Sow longevity can reduce cost of production

With rising input costs, keeping sows in the herd longer could increase profitability.

The pork industry has continued to adopt advances in management practices in all phases of production. This has allowed the pork industry to provide domestic and international consumers a wholesome, nutritious product at a reasonable price. In 2009 the U.S. pork industry marketed 113.6 million market pigs that returned $14.4 billion to the U.S economy, which infused more than $253 million into Michigan. However, input costs continue to rise for all of Michigan’s livestock industries. From all indications, corn will be priced near or above $7 per bushel and soybean meal at or above $350 per ton from now through the summer of 2012. This may result in lower profit potential while pork producers struggle to control cost of production.

One means to control production costs is to retain high producing sows longer in the breeding herd. Pigs per litter typically peak at parities three through six and herds that can retain sows longer in the herd will have lower overhead costs per pig sold. However, increasing the longevity of the sow herd is often easier said than done. The U.S. average for percent culling annually from the herd is near 50% (PigChamp, 2010). This suggests that for every 100 females that were on the farm at the beginning of the year, nearly half were culled by the end of the year.

There are many factors that influence the length of productive life for a sow, so many in fact that it can be difficult to sort through what critical factors producers should consider. Recent work published from Michigan State University (Hoge & Bates, 2011) suggests than one important consideration is the age of the female at first farrowing. This research suggested that females should be no older than 12 months of age at first farrowing. For females that were 11 months of age at first farrowing their risk of culling was reduced by 6% compared to those that were 12 months of age at first farrowing. However the authors cautioned that gilts should be sexually mature and achieved their second estrus or heat before mating.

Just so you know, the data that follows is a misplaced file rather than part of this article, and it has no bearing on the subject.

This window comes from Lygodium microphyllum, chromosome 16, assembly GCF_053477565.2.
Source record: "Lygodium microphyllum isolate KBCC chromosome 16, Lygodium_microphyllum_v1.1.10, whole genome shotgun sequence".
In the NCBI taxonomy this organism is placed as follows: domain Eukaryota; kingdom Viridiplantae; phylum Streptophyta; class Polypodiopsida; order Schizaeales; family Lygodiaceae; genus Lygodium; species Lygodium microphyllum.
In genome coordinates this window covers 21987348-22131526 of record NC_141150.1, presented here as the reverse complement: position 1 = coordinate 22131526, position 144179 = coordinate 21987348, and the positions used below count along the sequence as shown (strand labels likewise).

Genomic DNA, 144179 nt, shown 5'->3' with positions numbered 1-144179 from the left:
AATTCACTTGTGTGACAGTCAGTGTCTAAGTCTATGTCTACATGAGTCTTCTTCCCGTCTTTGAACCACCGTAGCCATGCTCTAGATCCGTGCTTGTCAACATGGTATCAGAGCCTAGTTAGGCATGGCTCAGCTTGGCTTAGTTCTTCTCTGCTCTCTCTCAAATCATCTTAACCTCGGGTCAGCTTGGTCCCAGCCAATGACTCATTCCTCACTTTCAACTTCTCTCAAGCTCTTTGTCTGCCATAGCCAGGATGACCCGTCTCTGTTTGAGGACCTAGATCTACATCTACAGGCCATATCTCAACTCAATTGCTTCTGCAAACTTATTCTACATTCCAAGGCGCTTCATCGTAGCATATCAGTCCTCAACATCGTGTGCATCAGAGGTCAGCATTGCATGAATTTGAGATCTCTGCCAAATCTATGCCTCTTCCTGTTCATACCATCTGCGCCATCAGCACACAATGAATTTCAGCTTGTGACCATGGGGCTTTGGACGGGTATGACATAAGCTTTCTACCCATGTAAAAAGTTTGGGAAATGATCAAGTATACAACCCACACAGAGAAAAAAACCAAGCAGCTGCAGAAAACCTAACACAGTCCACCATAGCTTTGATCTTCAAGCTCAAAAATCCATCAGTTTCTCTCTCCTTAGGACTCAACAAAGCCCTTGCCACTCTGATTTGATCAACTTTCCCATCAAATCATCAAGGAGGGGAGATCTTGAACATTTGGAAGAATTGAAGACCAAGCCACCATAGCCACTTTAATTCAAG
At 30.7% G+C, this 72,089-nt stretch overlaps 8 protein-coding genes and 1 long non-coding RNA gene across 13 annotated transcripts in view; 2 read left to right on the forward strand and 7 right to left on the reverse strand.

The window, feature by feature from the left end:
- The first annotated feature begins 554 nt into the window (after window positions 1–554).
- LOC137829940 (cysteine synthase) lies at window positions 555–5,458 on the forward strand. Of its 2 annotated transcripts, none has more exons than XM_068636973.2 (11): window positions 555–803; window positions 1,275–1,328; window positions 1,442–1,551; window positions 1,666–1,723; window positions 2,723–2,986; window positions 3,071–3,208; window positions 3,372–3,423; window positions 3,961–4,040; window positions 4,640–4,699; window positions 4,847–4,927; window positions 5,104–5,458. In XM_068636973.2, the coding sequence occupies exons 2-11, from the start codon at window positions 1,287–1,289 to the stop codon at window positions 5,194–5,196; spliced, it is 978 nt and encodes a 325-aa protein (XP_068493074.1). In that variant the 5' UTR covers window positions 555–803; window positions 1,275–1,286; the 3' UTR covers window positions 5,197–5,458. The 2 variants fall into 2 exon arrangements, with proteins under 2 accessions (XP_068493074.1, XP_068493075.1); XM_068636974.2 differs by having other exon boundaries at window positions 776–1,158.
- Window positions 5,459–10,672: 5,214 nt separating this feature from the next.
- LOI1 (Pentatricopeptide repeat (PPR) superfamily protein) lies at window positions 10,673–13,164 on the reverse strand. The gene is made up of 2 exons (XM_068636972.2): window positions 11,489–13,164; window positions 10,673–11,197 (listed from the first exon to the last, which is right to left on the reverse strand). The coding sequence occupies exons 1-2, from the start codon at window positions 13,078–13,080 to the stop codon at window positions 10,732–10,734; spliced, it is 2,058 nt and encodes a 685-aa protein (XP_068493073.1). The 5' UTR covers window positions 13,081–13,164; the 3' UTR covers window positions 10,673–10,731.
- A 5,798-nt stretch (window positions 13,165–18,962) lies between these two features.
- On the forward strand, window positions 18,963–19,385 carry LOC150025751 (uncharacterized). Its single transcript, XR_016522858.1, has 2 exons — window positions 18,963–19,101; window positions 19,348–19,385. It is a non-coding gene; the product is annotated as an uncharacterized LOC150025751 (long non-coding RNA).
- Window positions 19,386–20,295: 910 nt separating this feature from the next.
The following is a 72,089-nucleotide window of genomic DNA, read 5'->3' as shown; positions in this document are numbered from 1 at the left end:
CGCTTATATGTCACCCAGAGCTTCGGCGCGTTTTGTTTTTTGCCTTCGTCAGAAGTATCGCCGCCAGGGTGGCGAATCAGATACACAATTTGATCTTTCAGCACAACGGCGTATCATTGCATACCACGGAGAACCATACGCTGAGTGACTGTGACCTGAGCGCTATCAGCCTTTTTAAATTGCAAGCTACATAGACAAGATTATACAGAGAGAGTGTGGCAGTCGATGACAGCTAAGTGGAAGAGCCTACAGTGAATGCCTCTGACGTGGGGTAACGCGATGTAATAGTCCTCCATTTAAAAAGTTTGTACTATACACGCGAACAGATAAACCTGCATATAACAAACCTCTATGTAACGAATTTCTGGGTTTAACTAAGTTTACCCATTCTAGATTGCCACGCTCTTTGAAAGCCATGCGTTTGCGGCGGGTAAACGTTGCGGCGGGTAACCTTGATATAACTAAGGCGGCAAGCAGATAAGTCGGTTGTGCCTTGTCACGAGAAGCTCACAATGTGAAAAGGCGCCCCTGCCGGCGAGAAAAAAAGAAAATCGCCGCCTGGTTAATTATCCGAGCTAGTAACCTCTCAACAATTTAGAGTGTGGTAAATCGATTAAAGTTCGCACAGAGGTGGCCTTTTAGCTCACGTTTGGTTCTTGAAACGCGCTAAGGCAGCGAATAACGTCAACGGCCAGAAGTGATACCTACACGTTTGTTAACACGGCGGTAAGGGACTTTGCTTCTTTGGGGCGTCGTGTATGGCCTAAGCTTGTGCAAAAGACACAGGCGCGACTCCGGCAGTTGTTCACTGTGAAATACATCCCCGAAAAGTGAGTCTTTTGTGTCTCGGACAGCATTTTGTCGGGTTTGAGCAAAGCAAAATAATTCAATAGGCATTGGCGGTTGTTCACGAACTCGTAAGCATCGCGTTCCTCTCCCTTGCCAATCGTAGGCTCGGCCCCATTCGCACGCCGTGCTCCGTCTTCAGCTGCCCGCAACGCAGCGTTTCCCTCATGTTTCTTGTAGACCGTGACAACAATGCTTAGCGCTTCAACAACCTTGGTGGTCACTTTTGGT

Other work has identified the importance of proper feet and leg soundness, teat count and lactation feed intake. Improved feet and leg conformation can increase herd retention rates by as much as 28%, while females that had 14 or more teats were retained in the herd for 4.6 months longer than those that had 13 or less teats. Sow feed intake during lactation does impact a sow’s ability to be retained in the herd. It has been suggested that sows that consume less than 7 pounds of feed per day just once from Day 2-14 of lactation will have an increased rate of culling. The culling risk was higher for sows that go completely off feed during that time period. A more extensive discussion of these results can be found in the MSU Pork Quarterly.

Improving sow longevity can reduce overhead costs and increase profit margin per pig sold. Pork producers should review their gilt development and sow management programs to determine where changes can be made to lengthen sow longevity. As input costs continue to remain at historically high levels, pork producers should investigate if they can reduce culling rate and increase pigs produced per sow lifetime.

Literature Cited

  • Hoge, M.D. and R.O. Bates. 2011. Developmental factors that influence sow longevity. J.Anim. Sci. 89:1238-1245.
  • PigCHAMP. 2010. 2010 Datashare. PigCHAMP Inc., Ames, IA. Accessed May 27, 2011.

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